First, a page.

The Conservative Voice : Great Speeches That Define America's Right Vision

Release Date: 18 April 2011 | Certificate: Exempt
£29.49 includes FREE UK Postage (other delivery options available)

Shipping Destinations for this item

UK - Shipping Included
United Kingdom
Europe Zone 1 - £2.39
Austria, Belgium, Denmark, France, Germany, Ireland, Luxembourg, Netherlands, Switzerland
Europe Zone 2 - £2.59
Andorra, Croatia, Czech Republic, Finland, Liechtenstein, Monaco, Norway, Poland, Sweden
Europe Zone 3 - £2.99
Bulgaria, Cyprus, Estonia, Faroe Islands, Gibraltar, Greece, Greenland, Hungary, Iceland, Italy, Latvia, Lithuania, Malta, Montenegro, Portugal, Romania, San Marino, Serbia, Slovakia, Slovenia, Spain, Vatican City
North America - £2.99
Canada, USA
Australia and Far East Asia - £2.99
Australia, Israel, New Zealand, Taiwan
Japan - £2.99
Japan
Others - £3.99
Falkland Islands

RRP £34.99

Sorry, this product is currently unavailable.

Disc 1:
1. Ronald Reagan – Nomination Acceptance • An ebullient Ronald Reagan humbly accepted the Republican presidential nomination in the Motor City. California’s former governor vowed he’d establish a liaison with all 50 state chief executives to help eliminate discrimination against women. Less than four months after that stirring July 17, 1980 acceptance speech, he posted a landslide victory over incumbent Jimmy Carter. Not only did Ronald Reagan’s candidacy unify our country, it renewed the American spirit.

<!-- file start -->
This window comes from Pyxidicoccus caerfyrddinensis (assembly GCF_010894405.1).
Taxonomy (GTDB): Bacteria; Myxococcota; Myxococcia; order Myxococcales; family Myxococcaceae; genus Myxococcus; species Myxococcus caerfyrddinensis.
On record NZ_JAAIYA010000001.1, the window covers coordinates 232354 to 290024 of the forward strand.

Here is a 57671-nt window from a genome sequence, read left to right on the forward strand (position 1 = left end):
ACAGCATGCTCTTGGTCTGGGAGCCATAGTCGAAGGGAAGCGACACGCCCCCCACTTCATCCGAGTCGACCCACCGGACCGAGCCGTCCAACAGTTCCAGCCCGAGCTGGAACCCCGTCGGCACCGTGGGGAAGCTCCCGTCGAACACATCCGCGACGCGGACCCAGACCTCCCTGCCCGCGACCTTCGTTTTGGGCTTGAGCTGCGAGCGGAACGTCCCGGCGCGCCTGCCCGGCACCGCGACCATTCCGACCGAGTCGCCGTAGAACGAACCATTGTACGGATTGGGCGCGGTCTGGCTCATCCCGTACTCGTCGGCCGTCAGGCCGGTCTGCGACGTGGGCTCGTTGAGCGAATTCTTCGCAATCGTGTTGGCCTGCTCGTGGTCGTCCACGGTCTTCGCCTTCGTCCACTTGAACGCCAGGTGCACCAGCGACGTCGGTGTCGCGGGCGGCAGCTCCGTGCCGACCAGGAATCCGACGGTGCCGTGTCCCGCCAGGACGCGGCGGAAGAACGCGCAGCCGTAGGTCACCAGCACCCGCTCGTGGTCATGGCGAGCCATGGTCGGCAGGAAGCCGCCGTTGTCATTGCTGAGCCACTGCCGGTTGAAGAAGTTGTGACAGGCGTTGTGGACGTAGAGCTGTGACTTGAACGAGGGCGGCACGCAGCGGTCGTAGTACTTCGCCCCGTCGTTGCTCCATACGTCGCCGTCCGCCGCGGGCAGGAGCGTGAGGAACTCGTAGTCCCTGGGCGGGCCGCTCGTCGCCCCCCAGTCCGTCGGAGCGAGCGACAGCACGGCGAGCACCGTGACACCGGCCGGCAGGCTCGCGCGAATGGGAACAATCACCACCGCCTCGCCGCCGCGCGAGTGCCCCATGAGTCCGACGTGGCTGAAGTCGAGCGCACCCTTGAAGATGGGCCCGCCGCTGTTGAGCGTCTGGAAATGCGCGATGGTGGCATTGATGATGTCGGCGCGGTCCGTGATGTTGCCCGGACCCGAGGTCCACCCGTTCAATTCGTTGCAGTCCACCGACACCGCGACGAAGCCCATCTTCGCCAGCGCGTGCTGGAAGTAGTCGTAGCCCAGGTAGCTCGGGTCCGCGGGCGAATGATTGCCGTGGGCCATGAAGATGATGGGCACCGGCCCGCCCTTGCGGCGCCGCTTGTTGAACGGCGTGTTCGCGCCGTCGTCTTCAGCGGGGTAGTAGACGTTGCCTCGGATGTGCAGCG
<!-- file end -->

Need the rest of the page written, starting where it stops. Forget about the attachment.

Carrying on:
2. Gerald Ford – “Whip Inflation Now” • In a refreshingly bold move,President Gerald Ford proved that he wouldn’t play politics with America’s future. Addressing Congress on October 8, 1974, he unveiled his plan to kick-start the economy through the “WIN” (“Whip Inflation Now”) program. A new tax proposal four weeks before a national election was politically unwise, but the nation needed leadership. Placing personal ramifications aside, an unselfish Ford provided it and will forever be remembered as a consummate winner.
3. Ronald Reagan – The Economy • Famously adept at cutting through the fog, Ronald Reagan reminded a joint session of Congress (April 28, 1981) that a courageous and determined America always aims for higher goals to meet great challenges. The president warned that repetition of policies that resulted in a miserable outcome was not an option. Instead, this dynamic leader encouraged the nation to chart a new course.
4. Sarah Palin – Southern Leadership Conference • Acknowledging the 2010 Super Bowl Champions with a “Go Saints” shout-out, former Alaska Governor Sarah Palin once again sparkled, delivering a marvelously inspiring message in New Orleans at the Southern Republican Leadership Conference (April 9, 2010). John McCain’s 2008 running mate was at the quadrennial event, which has featured every major Republican presidential candidate since Ronald Reagan.
5. Ronald Reagan – Berlin Wall Address • Seldom does one specific speech vastly alter history but leave it to Ronald Reagan to do just that when he vehemently implored Communist Party General Secretary Mikhail Gorbachev to “tear down this [Berlin] wall.” Speaking to the people of West Berlin, the president was also heard on the wall’s eastern side. Many consider Reagan’s goose bump-inducing June 12, 1987 address to commence the end of the Cold War; two years later, people of a free Berlin dismantled that wall.